We adults have our own view of all things theological, we like to get it sorted in our heads and pass on what we think to the children. Sometimes we’ve wrestled with it ourselves, and sometimes we have just accepted what the previous generation told us - because we have never been required to test it for ourselves. Sometimes we forget to let the children wrestle with it for themselves, to ask questions - and not be afraid to ask them.
Many people are shocked when children question, as though we think they are rejecting all the wisdom we have passed on because of their questioning. But questioning is healthy. It helps a child to own their faith and grow in it as they journey, rather than getting to university and thinking “So why do I believe this….?”
I’ve written on the subject of how children view suffering and God before, and had a lot of theology thrown at me as a result. There were lot’s of different views, some of the readers rather surprised that I needed this subject explaining to me and set about trying to ‘correct’ my theology. I didn’t need it explaining or correcting - I never said I did. What I did question was how we help children who are suffering, as I felt they needed it explaining rather better than we do! I felt we should’t be saying “this is the answer - lump it”, but rather - “these are different ways of looking at it” and giving space and permission for anger and grief, a place for asking questions of both us and God.
Last time I wrote on this I talked of how I have had angry conversations with God about things and I got responses from readers along the lines of “Until I accept that these things are God will...then…. etc, etc” I was cross with these responses - and I have a firm faith. So just think how a questioning child would feel with this response?!
I have seen the faith of too many children smashed to pieces because of poorly thought through theology pressed on the child when they are not in a place to hear it. To tell a child who has just lost their mother that they should be happy for their mother - because they are in heaven is crass beyond words….. but I’ve heard it said! The same child was told within days of losing her, that their mother’s death was God’s will. Ok - that might be your theology, but please don’t say it to a child who’s mother died in a car crash days before.
During my first year as a children’s evangelist I had a 7 year old girl in a small group. She was a Christian, but struggling with coming to terms with some horrible stuff happening in her life. I will never forget her screaming at me, whilst grabbing at her chest repeatedly; “I don’t want God in my heart any more, I hate Him, I hate Him, He doesn’t work”
Sometimes there comes a time when we have to stop trying to explain God’s reasoning (Only God knows that!) and just hold the child and cry with them….. And not be afraid to admit that we just don’t understand. That’s what I did.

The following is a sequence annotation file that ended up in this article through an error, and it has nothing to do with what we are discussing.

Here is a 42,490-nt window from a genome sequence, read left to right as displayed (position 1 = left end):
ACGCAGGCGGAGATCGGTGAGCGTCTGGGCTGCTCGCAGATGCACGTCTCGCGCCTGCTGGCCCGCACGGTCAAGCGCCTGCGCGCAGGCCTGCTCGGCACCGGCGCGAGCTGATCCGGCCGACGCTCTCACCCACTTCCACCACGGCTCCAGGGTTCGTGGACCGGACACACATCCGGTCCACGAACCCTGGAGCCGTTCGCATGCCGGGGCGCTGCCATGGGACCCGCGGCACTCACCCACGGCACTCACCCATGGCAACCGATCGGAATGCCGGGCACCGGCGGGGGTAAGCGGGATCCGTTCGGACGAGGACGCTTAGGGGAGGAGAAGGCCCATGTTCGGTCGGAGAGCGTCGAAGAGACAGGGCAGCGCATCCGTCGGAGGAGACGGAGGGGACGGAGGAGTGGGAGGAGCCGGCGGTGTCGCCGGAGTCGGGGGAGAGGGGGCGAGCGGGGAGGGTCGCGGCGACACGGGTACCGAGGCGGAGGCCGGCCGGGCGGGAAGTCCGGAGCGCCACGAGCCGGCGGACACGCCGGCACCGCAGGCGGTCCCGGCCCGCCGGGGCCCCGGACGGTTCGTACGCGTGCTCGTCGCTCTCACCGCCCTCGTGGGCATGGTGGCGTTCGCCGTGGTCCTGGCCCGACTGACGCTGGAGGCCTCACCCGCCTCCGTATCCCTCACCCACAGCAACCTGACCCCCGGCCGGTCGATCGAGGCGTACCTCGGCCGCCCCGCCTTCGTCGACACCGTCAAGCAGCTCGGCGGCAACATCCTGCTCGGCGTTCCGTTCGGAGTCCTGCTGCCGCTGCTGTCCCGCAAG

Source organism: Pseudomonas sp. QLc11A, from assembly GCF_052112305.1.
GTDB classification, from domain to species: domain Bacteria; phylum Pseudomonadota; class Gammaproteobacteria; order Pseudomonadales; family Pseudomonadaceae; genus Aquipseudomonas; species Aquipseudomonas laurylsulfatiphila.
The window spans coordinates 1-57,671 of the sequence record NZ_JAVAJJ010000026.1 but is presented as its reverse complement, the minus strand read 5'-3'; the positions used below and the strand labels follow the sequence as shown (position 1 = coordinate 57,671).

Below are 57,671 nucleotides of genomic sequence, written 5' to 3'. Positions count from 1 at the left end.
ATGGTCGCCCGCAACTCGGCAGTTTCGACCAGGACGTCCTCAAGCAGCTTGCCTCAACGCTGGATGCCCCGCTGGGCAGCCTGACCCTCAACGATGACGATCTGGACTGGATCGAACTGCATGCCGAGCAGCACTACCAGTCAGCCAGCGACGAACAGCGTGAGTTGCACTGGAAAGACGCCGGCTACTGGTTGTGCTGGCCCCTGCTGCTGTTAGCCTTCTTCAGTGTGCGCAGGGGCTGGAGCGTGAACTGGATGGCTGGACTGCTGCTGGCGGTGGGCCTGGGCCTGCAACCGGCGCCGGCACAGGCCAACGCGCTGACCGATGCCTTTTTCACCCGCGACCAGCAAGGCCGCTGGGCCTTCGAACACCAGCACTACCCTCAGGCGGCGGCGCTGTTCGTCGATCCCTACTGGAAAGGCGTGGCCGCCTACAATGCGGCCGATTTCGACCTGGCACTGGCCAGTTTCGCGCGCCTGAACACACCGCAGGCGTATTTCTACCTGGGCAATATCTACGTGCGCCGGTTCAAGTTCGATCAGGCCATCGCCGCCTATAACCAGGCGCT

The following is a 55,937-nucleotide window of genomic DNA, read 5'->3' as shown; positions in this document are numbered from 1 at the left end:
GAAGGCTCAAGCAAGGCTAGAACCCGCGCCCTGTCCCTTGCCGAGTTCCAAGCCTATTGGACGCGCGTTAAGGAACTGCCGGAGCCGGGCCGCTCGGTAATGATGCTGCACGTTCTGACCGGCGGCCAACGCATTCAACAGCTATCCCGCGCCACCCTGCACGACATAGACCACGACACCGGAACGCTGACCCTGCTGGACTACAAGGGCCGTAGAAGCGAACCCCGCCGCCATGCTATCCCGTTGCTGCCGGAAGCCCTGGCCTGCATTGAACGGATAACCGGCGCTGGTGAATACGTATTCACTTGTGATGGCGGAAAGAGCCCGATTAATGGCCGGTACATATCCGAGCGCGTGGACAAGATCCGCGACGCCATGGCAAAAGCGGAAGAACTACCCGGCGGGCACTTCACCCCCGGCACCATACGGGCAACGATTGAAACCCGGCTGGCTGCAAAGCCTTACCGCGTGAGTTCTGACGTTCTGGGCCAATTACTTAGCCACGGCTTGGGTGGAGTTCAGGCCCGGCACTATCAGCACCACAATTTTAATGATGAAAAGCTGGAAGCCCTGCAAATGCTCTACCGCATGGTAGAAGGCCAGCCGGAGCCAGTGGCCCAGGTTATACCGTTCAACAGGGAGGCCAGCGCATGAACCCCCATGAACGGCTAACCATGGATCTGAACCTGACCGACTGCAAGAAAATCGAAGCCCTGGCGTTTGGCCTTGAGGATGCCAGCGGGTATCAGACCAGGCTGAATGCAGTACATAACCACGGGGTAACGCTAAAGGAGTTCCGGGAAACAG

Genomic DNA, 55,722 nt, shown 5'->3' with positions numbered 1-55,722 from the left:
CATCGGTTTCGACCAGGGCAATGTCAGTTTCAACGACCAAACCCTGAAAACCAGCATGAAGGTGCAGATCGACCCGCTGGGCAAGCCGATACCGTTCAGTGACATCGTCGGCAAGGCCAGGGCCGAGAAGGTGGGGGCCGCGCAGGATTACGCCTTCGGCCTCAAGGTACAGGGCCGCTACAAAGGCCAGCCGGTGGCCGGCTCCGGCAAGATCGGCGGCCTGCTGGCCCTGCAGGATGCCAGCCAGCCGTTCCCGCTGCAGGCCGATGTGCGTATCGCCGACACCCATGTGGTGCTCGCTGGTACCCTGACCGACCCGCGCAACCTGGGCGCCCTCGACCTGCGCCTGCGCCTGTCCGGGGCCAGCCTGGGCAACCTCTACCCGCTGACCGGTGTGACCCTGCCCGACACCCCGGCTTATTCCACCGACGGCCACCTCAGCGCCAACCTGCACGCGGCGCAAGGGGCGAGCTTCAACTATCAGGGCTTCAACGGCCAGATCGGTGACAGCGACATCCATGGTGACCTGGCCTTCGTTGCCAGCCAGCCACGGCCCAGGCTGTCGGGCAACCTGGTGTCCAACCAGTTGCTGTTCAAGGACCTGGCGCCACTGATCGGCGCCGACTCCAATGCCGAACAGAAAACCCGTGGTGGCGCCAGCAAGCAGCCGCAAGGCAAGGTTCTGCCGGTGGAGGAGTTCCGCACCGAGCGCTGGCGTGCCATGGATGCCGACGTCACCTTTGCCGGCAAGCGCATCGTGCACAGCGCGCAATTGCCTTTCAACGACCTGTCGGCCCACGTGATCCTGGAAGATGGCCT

After I have cried with them and allowed them to shout - I don’t try to explain God…. Or make excuses for Him - that’s not for me to do. What I can do is help them to hold on to God in the middle of their crisis. I will talk theology (What God thinks about it) when they are ready - and want to talk about.
What I want for them is to find God in the depths of the pain, to give them the resources to eventually allow God to redeem the situation, to hold them and to comfort them. Before we can say anything else, they need to know more than anything that God still loves them - even in the depths of their despair and angry questions - they are within that love.
Think of the song ‘Father God I Wonder’. I love that song - but have you ever tried to sing the chorus from the middle of a deep crisis? When the last thing we want to do is ‘Sing God’s praises’? It’s difficult to do - especially when told that this is “God’s Will”. But it seems we expect kids to happily do this.
With older kids, and this song in mind I have sometimes talked through the occasions I have sung it, not wanting to praise God, and yet at the same time - determined to praise Him, just because I am still aware of God’s love. The gritted teeth, hands clenched, tears streaming down your cheeks version where you sing “I WILL sing your praises”. This is usually called a ‘sacrifice of praise’ and it’s not easy, but it is often the first step to allowing God into the grief and the pain.
It’s good to share your story - not to say that you understand, because you can’t…. They are not you. Tell it to say “You are not alone, you can talk to me”.
I am not a professional counselor - but like many of those who work with children, I am often the first contact for a child in crisis. I will always suggest counseling to parents, but I am also aware that my initial response to the child is key to gaining their trust for the future.
You’ve probably guessed where my theology on suffering sits :o) Your theology may sit in a different place, and that’s fine by me.
The purpose of this blog post is not to compare theology or war scars - it’s to fight for the faith of the children I love and serve.